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Serving North Atlanta and Surrounding Areas

3 Tips for Better Peach Tree Maintenance

Georgia is a state known for its peaches. This fragrant and succulent fruit can be grown in backyards by intrepid gardeners with a bit of time and effort. Caring for a peach tree can be a challenge since these trees are susceptible to a number of diseases and tend to have shorter lifespans than other fruit trees.

Don't let the threat of intense maintenance scare you away from incorporating a peach tree into your landscape. If you provide adequate ongoing maintenance, you will be able to keep your fruit tree healthy and productive without a labor-intensive effort.

1. Give Roots Room to Establish

A healthy and strong root system is essential for any peach tree to flourish. Peach trees have very specific soil requirements, and the soil you plant your peach tree in must meet these requirements in order for the root system to establish itself properly.

Have your soil tested to ensure it measures between 6.0 and 7.0 on the pH scale. The soil composition should be sandy and loamy to allow for adequate moisture retention. Fresh organic mulch can be used each spring to help replenish nutrients and ensure adequate root growth.

You should also take the time to clear away any other plants from the area where you plan to plant your peach tree. Foliage growing beneath the canopy of a peach tree can compete with the tree's root system from vital nutrients, compromising the health and stability of the tree as a whole.

2. Prune Regularly

Pruning plays an essential role in the health of a peach tree. Peach trees love the sun. All branches must receive ample amounts of sunlight throughout the day for the tree to flourish.

Once you have planted a young tree in your landscape, prune away the central leader and all branches except the strongest lateral branches. This creates a V-shape that will allow sunlight to infiltrate all the branches of the tree.

Mature trees should be pruned to eliminate some of the previous year's fruiting wood. Heading or diagonal cuts made just above the bud will encourage new growth and increase your fruit yield in the future.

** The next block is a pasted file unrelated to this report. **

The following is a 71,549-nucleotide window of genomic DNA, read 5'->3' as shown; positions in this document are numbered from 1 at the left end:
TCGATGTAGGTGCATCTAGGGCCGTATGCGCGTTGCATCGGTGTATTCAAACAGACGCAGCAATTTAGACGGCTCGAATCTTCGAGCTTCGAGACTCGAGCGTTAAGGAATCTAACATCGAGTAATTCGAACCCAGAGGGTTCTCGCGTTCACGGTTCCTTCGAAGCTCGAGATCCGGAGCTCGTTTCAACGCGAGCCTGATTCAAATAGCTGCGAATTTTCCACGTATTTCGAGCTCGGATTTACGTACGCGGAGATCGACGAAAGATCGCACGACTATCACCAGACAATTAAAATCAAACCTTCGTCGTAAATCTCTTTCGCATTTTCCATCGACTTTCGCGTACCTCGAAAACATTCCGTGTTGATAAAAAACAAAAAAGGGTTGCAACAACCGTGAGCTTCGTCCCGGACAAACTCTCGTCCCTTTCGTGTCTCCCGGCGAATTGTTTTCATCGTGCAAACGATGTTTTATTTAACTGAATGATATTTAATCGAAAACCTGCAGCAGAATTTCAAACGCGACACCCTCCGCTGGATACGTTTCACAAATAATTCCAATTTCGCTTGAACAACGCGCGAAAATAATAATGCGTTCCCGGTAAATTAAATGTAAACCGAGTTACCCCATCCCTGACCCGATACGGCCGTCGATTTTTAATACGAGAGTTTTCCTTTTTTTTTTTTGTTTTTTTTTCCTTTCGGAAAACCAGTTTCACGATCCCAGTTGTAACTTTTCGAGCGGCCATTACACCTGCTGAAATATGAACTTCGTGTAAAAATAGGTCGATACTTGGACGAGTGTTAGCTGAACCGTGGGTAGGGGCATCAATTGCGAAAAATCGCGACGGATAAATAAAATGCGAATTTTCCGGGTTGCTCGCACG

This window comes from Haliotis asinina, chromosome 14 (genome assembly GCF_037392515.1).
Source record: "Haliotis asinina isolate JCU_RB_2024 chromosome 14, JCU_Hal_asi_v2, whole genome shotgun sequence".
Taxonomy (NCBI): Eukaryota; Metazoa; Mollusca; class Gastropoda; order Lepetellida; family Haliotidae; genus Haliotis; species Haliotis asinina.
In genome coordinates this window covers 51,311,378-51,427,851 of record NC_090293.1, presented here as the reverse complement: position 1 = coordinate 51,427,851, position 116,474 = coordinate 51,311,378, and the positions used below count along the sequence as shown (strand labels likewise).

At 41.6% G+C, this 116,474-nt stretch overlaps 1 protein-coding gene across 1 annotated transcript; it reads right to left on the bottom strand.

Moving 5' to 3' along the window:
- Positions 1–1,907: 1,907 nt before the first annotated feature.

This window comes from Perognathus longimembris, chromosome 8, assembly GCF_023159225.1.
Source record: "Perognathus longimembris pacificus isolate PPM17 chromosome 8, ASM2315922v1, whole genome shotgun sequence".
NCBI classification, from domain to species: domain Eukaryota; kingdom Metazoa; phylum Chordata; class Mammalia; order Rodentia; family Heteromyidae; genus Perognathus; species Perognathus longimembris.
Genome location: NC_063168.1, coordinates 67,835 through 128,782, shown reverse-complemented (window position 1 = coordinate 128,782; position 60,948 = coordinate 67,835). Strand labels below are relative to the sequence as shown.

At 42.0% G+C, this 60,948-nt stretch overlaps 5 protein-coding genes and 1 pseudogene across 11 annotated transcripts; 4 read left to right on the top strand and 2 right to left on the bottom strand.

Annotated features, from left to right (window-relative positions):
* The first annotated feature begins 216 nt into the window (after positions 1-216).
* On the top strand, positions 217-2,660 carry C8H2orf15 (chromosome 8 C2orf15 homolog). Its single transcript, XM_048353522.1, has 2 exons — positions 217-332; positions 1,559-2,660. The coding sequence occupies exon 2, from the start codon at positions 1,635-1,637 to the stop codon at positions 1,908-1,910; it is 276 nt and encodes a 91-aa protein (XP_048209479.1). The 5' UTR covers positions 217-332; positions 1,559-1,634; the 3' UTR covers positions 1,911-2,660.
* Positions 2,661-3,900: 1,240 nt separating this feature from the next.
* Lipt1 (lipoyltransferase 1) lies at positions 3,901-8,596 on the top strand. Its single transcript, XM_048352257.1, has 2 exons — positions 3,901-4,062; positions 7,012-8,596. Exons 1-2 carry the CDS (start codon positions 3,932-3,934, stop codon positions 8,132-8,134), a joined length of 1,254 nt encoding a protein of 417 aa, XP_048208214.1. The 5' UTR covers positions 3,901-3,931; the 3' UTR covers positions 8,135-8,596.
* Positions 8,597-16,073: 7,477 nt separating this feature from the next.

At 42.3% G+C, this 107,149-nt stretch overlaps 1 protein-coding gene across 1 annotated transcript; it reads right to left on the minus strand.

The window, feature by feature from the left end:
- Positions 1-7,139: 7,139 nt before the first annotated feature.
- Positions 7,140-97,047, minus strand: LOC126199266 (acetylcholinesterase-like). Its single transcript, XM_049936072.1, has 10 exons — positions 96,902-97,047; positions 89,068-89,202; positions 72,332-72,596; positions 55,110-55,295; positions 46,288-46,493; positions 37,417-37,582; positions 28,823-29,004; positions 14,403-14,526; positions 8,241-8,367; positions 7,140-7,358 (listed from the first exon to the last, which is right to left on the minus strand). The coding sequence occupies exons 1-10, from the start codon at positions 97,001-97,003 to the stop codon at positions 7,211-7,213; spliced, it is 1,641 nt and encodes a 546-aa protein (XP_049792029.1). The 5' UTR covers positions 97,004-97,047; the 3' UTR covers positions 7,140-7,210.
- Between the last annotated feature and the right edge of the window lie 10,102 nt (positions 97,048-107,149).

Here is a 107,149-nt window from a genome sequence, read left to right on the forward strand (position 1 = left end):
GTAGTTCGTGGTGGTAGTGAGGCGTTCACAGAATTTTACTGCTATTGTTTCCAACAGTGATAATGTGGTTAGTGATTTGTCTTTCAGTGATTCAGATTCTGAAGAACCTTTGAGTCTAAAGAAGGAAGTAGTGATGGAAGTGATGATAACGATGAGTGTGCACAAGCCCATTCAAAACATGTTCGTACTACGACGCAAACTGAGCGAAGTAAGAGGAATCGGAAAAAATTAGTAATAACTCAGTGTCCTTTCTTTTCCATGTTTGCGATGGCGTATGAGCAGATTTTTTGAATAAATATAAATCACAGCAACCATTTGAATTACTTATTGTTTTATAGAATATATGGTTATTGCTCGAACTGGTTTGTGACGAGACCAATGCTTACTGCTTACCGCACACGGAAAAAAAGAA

Peach trees should only be pruned in the late winter or early spring when the trees are dormant.

3. Thin Peaches While Small

In addition to pruning your peach tree regularly, you will need to thin out the peaches themselves as the tree begins to bear fruit. Wait until the peaches are about the size of a penny, then remove excess fruit to eliminate clusters.

Thinned-out fruit will reduce the amount of weight each branch must bear as the peaches mature. The fruit your tree yields will also be juicier and more flavorful when you take the time to thin the peaches while they are small.
Overloaded branches must distribute limited resources across a greater amount of fruit, resulting in hard peaches that don't have a lot of moisture in their flesh. Thinned-out fruit will ensure each piece of fruit receives adequate resources during the growth cycle.

A peach tree in your yard will allow you to enjoy fresh peaches throughout the late summer months. Peach trees can easily be affected by insects, disease, nematodes, and malnourishment if they are not cared for properly.
You will need to commit to soil maintenance, pruning, and thinning of the fruit each year if you want your peach tree to remain a healthy and vibrant part of your home's landscape.

At R & R Tree and Landscaping, we have the knowledge and experience needed to help you better care for your peach tree. Give us a call to schedule an appointment today.
R & R Tree and Landscaping
1381 Buford Highway
Buford, GA 30518
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Phone: 678-482-9994
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